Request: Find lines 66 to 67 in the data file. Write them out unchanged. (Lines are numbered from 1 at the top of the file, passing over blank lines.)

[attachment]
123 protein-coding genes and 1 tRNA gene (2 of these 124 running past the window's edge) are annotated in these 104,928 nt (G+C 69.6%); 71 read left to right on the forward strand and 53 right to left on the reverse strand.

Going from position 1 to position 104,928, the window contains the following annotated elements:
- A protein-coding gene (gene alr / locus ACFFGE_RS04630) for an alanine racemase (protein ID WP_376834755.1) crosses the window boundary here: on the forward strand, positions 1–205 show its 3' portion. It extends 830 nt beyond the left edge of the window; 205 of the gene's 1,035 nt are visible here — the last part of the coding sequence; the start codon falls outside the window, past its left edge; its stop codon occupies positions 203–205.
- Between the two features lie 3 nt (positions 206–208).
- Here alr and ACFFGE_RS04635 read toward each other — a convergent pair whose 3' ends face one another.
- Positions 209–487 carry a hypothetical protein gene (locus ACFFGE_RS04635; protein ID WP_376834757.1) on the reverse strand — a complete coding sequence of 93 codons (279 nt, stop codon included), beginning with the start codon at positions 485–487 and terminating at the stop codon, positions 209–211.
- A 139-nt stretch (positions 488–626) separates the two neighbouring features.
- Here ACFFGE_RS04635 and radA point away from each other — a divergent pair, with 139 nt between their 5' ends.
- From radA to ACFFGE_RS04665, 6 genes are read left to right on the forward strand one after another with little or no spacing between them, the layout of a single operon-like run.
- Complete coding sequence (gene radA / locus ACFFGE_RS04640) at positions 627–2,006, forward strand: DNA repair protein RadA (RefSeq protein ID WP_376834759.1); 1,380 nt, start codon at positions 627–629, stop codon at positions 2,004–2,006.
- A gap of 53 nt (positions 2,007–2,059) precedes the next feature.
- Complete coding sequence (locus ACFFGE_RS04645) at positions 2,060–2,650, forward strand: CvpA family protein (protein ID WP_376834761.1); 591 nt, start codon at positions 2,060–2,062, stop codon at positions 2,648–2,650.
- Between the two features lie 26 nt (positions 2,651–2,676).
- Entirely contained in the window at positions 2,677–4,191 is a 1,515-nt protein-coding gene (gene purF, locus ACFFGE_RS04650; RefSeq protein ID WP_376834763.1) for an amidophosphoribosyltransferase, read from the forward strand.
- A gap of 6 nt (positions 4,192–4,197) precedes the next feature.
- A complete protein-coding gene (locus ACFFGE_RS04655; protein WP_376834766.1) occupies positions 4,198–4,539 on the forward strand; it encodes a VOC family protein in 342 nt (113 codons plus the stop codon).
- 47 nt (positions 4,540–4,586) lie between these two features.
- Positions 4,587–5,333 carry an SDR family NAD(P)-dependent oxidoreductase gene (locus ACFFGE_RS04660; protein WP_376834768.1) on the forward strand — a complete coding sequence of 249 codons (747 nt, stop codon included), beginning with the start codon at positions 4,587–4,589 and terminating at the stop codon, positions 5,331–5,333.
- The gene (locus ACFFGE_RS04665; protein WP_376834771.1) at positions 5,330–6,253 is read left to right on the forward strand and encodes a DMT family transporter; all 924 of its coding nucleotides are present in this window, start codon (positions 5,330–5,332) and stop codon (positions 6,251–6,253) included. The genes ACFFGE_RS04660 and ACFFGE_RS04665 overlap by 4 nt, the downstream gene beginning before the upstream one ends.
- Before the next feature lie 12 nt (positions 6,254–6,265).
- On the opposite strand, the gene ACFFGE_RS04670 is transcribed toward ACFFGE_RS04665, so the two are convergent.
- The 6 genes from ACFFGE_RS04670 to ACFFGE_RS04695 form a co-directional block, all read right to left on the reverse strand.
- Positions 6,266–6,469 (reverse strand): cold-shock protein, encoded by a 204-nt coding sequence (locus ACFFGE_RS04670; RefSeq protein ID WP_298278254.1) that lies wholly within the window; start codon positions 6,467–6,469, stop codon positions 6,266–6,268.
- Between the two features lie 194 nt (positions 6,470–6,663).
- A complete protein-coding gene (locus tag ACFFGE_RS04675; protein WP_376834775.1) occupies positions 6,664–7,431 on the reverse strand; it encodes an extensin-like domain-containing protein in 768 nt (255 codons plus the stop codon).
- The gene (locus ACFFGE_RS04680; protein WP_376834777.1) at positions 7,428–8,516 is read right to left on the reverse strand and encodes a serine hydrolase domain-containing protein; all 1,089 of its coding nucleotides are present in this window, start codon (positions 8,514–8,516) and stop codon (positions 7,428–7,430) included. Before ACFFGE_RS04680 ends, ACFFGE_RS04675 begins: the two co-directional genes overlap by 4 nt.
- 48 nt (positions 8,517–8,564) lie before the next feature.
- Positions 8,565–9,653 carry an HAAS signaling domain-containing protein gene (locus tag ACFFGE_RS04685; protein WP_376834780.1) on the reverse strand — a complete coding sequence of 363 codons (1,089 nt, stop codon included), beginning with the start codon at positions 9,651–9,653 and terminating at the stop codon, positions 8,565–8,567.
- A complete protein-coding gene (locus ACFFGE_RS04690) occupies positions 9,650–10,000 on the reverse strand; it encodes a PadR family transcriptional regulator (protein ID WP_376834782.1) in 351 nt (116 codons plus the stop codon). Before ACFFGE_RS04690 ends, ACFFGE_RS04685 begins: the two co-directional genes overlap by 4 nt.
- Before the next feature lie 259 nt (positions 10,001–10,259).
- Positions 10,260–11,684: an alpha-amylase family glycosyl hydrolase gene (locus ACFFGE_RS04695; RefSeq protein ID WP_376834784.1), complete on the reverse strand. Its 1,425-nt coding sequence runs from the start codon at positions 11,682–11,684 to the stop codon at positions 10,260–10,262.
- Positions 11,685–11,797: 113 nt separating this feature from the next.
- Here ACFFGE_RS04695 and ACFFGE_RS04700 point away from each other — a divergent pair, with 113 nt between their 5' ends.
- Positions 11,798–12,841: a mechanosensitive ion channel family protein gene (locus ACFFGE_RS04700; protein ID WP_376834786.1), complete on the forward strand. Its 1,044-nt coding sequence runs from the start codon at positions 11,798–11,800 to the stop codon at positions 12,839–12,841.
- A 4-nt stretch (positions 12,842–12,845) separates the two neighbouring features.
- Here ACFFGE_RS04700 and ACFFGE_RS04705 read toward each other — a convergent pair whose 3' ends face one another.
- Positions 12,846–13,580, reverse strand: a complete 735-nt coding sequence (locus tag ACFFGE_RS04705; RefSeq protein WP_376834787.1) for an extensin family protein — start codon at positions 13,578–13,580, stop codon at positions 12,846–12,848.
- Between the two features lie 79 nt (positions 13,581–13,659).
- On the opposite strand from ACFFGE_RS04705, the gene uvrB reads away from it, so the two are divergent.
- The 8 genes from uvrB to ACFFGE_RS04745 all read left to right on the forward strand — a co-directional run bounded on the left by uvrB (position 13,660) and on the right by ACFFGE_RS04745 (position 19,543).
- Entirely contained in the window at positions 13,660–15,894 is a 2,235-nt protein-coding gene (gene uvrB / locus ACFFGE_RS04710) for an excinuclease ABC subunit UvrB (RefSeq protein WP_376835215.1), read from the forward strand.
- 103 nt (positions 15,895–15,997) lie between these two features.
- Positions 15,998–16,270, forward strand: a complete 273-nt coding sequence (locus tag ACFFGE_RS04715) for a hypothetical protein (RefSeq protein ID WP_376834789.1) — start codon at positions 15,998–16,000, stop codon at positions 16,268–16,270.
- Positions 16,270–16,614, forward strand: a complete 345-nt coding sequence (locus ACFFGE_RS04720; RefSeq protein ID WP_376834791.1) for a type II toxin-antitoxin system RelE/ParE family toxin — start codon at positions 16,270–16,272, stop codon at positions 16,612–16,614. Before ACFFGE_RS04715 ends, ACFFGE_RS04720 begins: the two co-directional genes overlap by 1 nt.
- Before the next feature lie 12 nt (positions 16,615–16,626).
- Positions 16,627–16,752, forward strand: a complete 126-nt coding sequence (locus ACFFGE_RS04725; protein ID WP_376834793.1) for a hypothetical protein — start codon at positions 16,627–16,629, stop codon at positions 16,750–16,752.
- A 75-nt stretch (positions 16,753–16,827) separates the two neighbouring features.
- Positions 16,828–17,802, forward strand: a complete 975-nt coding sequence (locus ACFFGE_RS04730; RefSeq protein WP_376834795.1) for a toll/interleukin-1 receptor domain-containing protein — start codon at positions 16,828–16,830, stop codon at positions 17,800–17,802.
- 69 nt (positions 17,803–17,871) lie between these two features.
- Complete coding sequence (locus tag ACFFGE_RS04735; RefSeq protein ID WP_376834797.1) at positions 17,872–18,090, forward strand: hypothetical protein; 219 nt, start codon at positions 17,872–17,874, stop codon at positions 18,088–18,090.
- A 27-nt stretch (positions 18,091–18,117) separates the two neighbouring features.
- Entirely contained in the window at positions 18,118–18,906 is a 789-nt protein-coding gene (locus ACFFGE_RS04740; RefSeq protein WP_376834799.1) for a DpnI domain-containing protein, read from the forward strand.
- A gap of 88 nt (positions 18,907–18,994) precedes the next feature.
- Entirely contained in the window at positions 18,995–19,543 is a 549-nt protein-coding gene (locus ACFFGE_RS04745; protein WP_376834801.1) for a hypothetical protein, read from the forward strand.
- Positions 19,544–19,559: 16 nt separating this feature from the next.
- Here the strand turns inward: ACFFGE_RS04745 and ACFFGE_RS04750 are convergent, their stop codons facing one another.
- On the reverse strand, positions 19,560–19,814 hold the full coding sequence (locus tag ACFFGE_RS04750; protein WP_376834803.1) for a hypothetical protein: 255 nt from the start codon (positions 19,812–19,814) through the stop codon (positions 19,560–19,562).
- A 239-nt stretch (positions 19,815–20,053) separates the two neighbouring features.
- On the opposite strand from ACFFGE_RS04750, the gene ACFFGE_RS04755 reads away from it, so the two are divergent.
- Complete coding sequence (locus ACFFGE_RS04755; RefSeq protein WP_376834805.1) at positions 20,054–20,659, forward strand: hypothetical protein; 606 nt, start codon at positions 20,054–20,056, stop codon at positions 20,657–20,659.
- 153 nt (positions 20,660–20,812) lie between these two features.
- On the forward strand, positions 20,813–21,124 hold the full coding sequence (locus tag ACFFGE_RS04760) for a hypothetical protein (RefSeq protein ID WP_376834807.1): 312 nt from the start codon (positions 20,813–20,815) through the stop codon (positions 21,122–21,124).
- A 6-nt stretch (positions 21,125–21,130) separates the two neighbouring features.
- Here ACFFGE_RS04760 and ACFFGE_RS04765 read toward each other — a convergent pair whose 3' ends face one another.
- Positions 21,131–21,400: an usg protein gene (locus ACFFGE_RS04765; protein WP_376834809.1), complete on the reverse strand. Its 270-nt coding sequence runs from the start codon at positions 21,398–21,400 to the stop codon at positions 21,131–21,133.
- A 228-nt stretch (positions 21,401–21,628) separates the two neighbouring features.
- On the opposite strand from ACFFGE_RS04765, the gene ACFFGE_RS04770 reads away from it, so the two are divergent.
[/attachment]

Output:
- A 228-nt stretch (positions 21,401–21,628) separates the two neighbouring features.
- On the opposite strand from ACFFGE_RS04765, the gene ACFFGE_RS04770 reads away from it, so the two are divergent.